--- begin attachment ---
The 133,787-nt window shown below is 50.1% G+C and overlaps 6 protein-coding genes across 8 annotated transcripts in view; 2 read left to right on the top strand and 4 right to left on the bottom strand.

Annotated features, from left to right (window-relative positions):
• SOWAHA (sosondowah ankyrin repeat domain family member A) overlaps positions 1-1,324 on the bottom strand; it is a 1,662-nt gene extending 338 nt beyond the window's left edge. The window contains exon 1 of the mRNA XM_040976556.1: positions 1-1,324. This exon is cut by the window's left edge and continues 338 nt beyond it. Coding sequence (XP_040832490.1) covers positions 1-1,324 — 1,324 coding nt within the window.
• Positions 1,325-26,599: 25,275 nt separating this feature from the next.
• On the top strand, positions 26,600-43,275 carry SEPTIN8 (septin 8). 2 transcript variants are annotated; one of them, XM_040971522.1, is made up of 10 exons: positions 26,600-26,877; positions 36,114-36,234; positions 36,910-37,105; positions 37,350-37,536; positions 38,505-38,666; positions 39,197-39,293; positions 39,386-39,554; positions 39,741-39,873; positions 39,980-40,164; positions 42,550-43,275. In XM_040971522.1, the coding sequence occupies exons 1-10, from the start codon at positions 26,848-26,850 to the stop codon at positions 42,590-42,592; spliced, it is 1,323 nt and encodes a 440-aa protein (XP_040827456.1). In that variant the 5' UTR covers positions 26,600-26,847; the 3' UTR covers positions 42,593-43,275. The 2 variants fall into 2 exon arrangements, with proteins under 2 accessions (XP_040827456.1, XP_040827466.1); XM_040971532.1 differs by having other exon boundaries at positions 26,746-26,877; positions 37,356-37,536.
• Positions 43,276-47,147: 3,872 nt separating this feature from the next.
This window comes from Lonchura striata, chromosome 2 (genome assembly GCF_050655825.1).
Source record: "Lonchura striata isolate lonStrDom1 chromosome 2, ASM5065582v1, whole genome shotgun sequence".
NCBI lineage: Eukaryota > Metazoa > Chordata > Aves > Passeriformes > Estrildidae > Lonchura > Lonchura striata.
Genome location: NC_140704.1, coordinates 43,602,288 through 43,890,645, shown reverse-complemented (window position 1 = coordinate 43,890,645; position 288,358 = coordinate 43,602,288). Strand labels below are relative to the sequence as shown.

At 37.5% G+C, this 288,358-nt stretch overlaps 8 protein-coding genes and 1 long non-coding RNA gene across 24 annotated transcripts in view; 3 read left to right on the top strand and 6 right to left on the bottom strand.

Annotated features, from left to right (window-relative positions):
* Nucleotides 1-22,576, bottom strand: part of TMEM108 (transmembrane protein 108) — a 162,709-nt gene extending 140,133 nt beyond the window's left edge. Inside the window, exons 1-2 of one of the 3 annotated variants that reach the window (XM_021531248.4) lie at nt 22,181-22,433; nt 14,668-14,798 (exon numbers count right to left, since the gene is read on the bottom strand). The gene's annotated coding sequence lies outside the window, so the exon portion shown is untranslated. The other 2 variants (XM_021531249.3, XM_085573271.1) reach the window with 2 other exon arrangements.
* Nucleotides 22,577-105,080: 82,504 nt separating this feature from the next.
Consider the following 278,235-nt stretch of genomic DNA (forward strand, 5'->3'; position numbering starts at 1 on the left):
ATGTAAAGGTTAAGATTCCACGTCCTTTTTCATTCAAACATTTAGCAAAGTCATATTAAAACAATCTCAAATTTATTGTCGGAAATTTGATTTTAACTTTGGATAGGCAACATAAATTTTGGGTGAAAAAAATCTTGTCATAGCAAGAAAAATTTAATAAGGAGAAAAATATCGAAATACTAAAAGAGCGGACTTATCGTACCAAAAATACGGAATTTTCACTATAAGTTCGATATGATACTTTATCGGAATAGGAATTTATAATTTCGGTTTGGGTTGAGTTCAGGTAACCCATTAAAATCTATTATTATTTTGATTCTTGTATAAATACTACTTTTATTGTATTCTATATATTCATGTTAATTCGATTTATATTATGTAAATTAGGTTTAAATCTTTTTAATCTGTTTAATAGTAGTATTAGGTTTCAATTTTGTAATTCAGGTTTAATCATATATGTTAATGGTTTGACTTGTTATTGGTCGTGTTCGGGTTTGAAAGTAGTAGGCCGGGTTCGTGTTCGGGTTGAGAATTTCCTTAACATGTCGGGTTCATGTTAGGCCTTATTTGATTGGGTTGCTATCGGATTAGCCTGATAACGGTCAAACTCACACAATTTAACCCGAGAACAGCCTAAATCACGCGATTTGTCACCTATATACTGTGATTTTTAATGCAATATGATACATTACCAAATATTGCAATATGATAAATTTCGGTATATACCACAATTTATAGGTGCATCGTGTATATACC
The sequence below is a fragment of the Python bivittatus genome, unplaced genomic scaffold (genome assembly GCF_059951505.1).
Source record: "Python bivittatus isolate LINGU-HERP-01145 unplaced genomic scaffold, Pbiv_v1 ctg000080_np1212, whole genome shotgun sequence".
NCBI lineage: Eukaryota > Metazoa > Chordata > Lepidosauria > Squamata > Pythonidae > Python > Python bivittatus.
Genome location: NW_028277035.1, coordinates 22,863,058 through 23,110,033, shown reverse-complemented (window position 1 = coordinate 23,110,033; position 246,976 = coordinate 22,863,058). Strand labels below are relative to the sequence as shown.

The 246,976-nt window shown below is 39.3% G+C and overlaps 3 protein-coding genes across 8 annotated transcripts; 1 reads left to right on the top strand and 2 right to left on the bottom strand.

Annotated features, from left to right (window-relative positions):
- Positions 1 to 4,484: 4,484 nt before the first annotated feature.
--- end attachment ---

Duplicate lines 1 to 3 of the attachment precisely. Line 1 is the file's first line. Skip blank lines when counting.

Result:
The 133,787-nt window shown below is 50.1% G+C and overlaps 6 protein-coding genes across 8 annotated transcripts in view; 2 read left to right on the top strand and 4 right to left on the bottom strand.

Annotated features, from left to right (window-relative positions):
• SOWAHA (sosondowah ankyrin repeat domain family member A) overlaps positions 1-1,324 on the bottom strand; it is a 1,662-nt gene extending 338 nt beyond the window's left edge. The window contains exon 1 of the mRNA XM_040976556.1: positions 1-1,324. This exon is cut by the window's left edge and continues 338 nt beyond it. Coding sequence (XP_040832490.1) covers positions 1-1,324 — 1,324 coding nt within the window.